In the past, seismologists have had to rely on information provided by just a few sensors in the vicinity of an earthquake to get information about it, and then afterwards, on anecdotal evidence provided by people that had experienced the quake first hand.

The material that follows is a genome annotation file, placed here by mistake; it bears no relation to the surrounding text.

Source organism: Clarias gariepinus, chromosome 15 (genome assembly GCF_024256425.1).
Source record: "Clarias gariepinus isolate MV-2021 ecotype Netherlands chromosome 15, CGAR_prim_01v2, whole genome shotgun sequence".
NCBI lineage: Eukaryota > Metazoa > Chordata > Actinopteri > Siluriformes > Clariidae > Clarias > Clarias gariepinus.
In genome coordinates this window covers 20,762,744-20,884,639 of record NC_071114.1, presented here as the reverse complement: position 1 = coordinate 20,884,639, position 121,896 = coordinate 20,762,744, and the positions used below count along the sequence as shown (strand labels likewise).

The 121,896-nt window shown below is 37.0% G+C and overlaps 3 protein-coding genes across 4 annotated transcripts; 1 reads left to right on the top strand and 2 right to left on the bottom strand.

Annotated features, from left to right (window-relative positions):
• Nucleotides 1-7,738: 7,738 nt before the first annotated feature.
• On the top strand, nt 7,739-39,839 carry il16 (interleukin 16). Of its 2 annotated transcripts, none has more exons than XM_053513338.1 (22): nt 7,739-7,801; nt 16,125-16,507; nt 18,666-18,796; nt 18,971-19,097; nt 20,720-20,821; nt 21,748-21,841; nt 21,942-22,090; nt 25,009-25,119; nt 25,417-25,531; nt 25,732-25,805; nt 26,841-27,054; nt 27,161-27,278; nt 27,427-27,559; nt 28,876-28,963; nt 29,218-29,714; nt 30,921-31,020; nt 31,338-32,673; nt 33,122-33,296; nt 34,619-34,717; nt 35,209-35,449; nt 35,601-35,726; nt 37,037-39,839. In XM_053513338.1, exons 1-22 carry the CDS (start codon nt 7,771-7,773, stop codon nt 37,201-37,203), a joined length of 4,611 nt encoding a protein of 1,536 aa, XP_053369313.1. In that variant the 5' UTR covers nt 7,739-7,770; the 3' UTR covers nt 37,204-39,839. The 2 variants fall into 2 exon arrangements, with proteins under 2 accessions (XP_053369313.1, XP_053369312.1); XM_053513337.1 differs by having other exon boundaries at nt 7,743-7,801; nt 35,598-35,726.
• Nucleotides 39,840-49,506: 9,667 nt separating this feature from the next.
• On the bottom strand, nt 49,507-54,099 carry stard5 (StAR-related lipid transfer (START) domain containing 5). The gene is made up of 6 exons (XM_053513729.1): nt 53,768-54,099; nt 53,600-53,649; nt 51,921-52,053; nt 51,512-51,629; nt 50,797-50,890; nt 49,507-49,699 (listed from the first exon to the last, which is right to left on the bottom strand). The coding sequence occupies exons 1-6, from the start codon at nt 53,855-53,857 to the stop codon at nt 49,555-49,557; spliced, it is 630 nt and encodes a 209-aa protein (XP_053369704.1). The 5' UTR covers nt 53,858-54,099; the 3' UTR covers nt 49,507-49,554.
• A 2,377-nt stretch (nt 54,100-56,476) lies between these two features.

Earthquakes are a collective experience. Citizens have long participated in earthquake science through the reporting, collection, and analysis of individual experiences. The value of citizen-generated status reports was clear after the 1995 Kobe, Japan, earthquake. Today's communications infrastructure has taken citizen engagement to a new level: Earthquake-related Twitter messages can outrun the shaking, Internet traffic detects earthquakes and maps the distribution of shaking in minutes, and accelerometers in consumer electronic devices record seismic waveforms.
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